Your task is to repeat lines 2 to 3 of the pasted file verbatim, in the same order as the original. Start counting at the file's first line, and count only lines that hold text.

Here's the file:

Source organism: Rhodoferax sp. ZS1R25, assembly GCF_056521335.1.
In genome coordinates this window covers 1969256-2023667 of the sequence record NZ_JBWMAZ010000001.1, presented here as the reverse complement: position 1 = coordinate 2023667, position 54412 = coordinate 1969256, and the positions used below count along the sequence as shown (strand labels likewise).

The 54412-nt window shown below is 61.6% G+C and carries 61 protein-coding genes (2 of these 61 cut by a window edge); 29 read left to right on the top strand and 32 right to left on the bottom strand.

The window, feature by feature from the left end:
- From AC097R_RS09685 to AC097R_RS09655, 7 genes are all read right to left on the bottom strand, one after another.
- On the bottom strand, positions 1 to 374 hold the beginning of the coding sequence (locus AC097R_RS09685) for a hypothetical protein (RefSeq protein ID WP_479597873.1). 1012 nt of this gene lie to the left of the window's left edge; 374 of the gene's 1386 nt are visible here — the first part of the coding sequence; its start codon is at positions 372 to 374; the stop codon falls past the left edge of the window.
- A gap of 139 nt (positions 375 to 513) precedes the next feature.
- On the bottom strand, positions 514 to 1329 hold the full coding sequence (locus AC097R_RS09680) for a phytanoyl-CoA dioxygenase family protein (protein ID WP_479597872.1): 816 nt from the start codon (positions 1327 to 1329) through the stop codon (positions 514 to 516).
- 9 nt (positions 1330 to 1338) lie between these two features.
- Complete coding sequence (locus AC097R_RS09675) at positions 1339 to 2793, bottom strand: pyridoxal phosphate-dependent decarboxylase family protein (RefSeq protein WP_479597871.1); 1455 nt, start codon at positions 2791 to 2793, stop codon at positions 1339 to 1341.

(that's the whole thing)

In genome coordinates this window covers 1969256-2023667 of the sequence record NZ_JBWMAZ010000001.1, presented here as the reverse complement: position 1 = coordinate 2023667, position 54412 = coordinate 1969256, and the positions used below count along the sequence as shown (strand labels likewise).

The 54412-nt window shown below is 61.6% G+C and carries 61 protein-coding genes (2 of these 61 cut by a window edge); 29 read left to right on the top strand and 32 right to left on the bottom strand.